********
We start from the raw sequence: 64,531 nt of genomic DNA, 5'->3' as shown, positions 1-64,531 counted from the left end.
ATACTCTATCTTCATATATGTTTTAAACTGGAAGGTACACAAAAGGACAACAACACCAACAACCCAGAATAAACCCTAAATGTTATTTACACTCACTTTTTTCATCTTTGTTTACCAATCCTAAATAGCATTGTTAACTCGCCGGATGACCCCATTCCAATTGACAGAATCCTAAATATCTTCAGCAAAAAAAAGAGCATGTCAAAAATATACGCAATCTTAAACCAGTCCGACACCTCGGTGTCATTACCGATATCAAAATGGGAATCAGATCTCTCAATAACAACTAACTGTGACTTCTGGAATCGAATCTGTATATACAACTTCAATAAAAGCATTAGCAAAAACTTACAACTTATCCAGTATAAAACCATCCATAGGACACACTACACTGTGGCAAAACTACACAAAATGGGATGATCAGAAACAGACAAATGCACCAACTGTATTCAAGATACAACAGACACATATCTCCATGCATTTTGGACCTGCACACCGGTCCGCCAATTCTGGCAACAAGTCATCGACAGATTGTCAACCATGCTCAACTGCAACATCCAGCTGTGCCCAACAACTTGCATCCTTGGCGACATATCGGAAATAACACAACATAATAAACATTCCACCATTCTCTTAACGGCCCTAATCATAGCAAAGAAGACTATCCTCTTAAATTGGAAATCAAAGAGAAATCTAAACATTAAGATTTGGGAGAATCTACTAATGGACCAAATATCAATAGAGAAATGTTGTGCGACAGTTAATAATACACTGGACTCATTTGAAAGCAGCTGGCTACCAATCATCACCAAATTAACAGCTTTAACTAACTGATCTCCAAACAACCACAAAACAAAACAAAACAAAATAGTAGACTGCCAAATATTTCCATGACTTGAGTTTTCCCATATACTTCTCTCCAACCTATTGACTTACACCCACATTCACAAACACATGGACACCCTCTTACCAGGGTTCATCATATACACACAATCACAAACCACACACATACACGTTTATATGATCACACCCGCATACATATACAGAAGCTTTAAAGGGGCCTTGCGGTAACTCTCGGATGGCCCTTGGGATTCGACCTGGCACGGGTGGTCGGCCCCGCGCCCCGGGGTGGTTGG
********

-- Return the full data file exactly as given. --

We start from the raw sequence: 64,531 nt of genomic DNA, 5'->3' as shown, positions 1-64,531 counted from the left end.
ATACTCTATCTTCATATATGTTTTAAACTGGAAGGTACACAAAAGGACAACAACACCAACAACCCAGAATAAACCCTAAATGTTATTTACACTCACTTTTTTCATCTTTGTTTACCAATCCTAAATAGCATTGTTAACTCGCCGGATGACCCCATTCCAATTGACAGAATCCTAAATATCTTCAGCAAAAAAAAGAGCATGTCAAAAATATACGCAATCTTAAACCAGTCCGACACCTCGGTGTCATTACCGATATCAAAATGGGAATCAGATCTCTCAATAACAACTAACTGTGACTTCTGGAATCGAATCTGTATATACAACTTCAATAAAAGCATTAGCAAAAACTTACAACTTATCCAGTATAAAACCATCCATAGGACACACTACACTGTGGCAAAACTACACAAAATGGGATGATCAGAAACAGACAAATGCACCAACTGTATTCAAGATACAACAGACACATATCTCCATGCATTTTGGACCTGCACACCGGTCCGCCAATTCTGGCAACAAGTCATCGACAGATTGTCAACCATGCTCAACTGCAACATCCAGCTGTGCCCAACAACTTGCATCCTTGGCGACATATCGGAAATAACACAACATAATAAACATTCCACCATTCTCTTAACGGCCCTAATCATAGCAAAGAAGACTATCCTCTTAAATTGGAAATCAAAGAGAAATCTAAACATTAAGATTTGGGAGAATCTACTAATGGACCAAATATCAATAGAGAAATGTTGTGCGACAGTTAATAATACACTGGACTCATTTGAAAGCAGCTGGCTACCAATCATCACCAAATTAACAGCTTTAACTAACTGATCTCCAAACAACCACAAAACAAAACAAAACAAAATAGTAGACTGCCAAATATTTCCATGACTTGAGTTTTCCCATATACTTCTCTCCAACCTATTGACTTACACCCACATTCACAAACACATGGACACCCTCTTACCAGGGTTCATCATATACACACAATCACAAACCACACACATACACGTTTATATGATCACACCCGCATACATATACAGAAGCTTTAAAGGGGCCTTGCGGTAACTCTCGGATGGCCCTTGGGATTCGACCTGGCACGGGTGGTCGGCCCCGCGCCCCGGGGTGGTTGG